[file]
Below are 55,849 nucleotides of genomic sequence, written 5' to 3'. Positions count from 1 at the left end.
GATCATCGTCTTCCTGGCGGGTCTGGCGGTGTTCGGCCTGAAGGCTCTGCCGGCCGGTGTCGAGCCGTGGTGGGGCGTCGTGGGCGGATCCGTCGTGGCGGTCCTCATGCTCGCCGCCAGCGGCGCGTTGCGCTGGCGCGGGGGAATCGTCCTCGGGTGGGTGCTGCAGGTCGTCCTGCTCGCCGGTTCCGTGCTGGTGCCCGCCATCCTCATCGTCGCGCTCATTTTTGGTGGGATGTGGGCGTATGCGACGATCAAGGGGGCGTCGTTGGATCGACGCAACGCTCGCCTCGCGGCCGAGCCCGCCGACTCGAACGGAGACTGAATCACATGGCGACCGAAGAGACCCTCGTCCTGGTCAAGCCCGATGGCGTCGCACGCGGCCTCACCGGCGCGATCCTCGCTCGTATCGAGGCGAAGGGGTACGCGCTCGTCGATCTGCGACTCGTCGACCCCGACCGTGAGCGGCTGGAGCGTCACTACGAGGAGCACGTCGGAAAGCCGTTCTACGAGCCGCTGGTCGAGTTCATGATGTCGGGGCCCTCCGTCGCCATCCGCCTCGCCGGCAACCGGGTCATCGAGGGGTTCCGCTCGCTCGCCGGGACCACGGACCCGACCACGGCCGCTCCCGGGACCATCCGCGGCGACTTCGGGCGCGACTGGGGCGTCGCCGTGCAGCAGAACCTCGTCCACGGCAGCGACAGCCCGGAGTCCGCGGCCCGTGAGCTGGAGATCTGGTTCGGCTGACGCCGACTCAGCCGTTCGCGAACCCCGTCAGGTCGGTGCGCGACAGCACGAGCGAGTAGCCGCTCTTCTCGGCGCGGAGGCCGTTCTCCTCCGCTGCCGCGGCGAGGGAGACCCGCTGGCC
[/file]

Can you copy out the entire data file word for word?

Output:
Below are 55,849 nucleotides of genomic sequence, written 5' to 3'. Positions count from 1 at the left end.
GATCATCGTCTTCCTGGCGGGTCTGGCGGTGTTCGGCCTGAAGGCTCTGCCGGCCGGTGTCGAGCCGTGGTGGGGCGTCGTGGGCGGATCCGTCGTGGCGGTCCTCATGCTCGCCGCCAGCGGCGCGTTGCGCTGGCGCGGGGGAATCGTCCTCGGGTGGGTGCTGCAGGTCGTCCTGCTCGCCGGTTCCGTGCTGGTGCCCGCCATCCTCATCGTCGCGCTCATTTTTGGTGGGATGTGGGCGTATGCGACGATCAAGGGGGCGTCGTTGGATCGACGCAACGCTCGCCTCGCGGCCGAGCCCGCCGACTCGAACGGAGACTGAATCACATGGCGACCGAAGAGACCCTCGTCCTGGTCAAGCCCGATGGCGTCGCACGCGGCCTCACCGGCGCGATCCTCGCTCGTATCGAGGCGAAGGGGTACGCGCTCGTCGATCTGCGACTCGTCGACCCCGACCGTGAGCGGCTGGAGCGTCACTACGAGGAGCACGTCGGAAAGCCGTTCTACGAGCCGCTGGTCGAGTTCATGATGTCGGGGCCCTCCGTCGCCATCCGCCTCGCCGGCAACCGGGTCATCGAGGGGTTCCGCTCGCTCGCCGGGACCACGGACCCGACCACGGCCGCTCCCGGGACCATCCGCGGCGACTTCGGGCGCGACTGGGGCGTCGCCGTGCAGCAGAACCTCGTCCACGGCAGCGACAGCCCGGAGTCCGCGGCCCGTGAGCTGGAGATCTGGTTCGGCTGACGCCGACTCAGCCGTTCGCGAACCCCGTCAGGTCGGTGCGCGACAGCACGAGCGAGTAGCCGCTCTTCTCGGCGCGGAGGCCGTTCTCCTCCGCTGCCGCGGCGAGGGAGACCCGCTGGCC